Tuesday, April 19, 2005

Those Middle Innings Are a Doozy

White Sox 5, Twins 4

I recently saw someone refer to Brad Radke as a "poor man's Greg Maddux," meaning that he's of a similar type of pitcher but not as expensive because, well, Brad Radke is no Greg Maddux. He's never going to have a plaque hanging in the Hall of Fame. So how could we similarly characterize Kyle Lohse? Is he the poor man's Brad Radke?

Last night he had a Radke-esque game going through 5 innings, complete with the solo home run conceded in the 1st inning and the 2-run job to put a little wrinkle in the game in the 5th. He just needed another one or two clean frames to make it a classic "pretty good except for a couple mistakes" Radke start. Just pitch a clean 6th inning, and today we might be saying that Lohse had an encouraging start. Six good innings, just a couple mistakes, he kept the team in the ballgame. But he didn't have it in him.

The #2 hitter Tadahito Iguchi pulled a 2-2 pitch on the inside corner to LF for a single. Then Carl Everett, who had homered in his first at-bat of the game, came up for his third meeting with Kyle. Lohse grooved a ball down the heart of the plate, and Everett yanked it into the RF seats like he'd been calling for the pitch. That would prove to be the decisive difference in the game.

Getting through the middle innings has been an ongoing problem for Lohse. In the past three years, he's done a respectable job of holding batters to a .251/.309/.403 line in the first 3 innings of games. In innings 4-6, that line shoots up to .309/.363/.495. This year the difference is even more starkly drawn: .188/.188/.438 in the first 3 innings; .405/.425/.730 in innings 4-6. Is it a problem of stamina, or do most hitters just turn into All-Stars after they've seen his stuff a couple times?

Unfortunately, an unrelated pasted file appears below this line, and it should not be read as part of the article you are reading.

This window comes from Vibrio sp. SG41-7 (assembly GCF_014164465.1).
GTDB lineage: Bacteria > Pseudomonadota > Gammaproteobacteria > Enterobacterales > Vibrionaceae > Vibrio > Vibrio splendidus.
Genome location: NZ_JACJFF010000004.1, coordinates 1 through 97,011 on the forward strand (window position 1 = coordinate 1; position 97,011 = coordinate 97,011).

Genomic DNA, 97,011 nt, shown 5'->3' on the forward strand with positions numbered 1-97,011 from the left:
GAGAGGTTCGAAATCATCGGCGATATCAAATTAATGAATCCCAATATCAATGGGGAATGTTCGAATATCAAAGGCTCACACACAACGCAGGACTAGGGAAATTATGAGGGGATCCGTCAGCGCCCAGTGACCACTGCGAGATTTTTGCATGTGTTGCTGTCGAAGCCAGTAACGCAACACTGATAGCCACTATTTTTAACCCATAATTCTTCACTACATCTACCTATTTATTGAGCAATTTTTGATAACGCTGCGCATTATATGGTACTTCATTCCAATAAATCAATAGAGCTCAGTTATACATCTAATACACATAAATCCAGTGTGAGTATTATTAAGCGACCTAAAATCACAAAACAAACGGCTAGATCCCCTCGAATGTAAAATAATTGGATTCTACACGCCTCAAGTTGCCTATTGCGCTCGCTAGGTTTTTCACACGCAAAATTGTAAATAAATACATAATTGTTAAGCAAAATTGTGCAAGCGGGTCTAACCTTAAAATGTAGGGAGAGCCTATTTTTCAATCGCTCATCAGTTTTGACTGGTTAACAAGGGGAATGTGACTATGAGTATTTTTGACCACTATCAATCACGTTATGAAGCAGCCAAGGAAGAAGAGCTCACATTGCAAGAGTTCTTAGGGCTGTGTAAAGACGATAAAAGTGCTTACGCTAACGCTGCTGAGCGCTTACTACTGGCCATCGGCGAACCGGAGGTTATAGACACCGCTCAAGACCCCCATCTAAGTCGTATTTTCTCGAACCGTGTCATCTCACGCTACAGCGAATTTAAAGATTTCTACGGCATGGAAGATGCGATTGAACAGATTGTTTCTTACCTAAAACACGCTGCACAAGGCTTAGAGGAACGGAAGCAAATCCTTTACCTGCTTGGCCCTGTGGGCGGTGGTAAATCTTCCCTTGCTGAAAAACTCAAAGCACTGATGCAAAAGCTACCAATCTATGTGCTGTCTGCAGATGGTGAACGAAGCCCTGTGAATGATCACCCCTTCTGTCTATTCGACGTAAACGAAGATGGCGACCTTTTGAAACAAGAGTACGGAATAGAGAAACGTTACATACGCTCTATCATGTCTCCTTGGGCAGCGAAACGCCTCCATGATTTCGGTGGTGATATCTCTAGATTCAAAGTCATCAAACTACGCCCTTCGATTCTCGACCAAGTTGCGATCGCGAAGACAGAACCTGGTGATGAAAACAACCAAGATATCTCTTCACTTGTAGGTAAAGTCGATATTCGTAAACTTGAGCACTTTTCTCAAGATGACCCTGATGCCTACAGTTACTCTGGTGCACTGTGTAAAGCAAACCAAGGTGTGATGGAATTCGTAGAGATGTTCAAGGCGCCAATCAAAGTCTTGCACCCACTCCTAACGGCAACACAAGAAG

One would think that someone who supposedly has "the best stuff on the staff" wouldn't have such trouble keeping batters off balance more than once or twice through the order. But there it is.

The Twins must think the world of Lohse's raw talent in order to show such patience in waiting for him to work through his growing pains as a starting pitcher. He's made 32+ starts in each of the past three seasons, and never had to accept a regular role in the bullpen. As the club has other options coming up from the farm, however, maybe it's time to cut bait on Lohse's development in the rotation and convert him into a short reliever to compliment Juan Rincon and J.C. Romero.


At 4/19/2005 11:26 PM, Blogger SBG said...

Not a bad idea. My thoughts last night (had I blogged) were is there any doubt that Lohse is the fifth guy in this rotation. No, he's not that. With Gassner pitching well and Silva coming back, I'd be more than happy to see Lohse in the bullpen. Maybe Mr. Guerrier can spend some time in upstate New York.

At 4/19/2005 11:33 PM, Blogger Jonzard said...

There was some rumbling about him being a closer not too long ago. It is true, Kyle Lohse is the bankrupt man's Greg Maddux.


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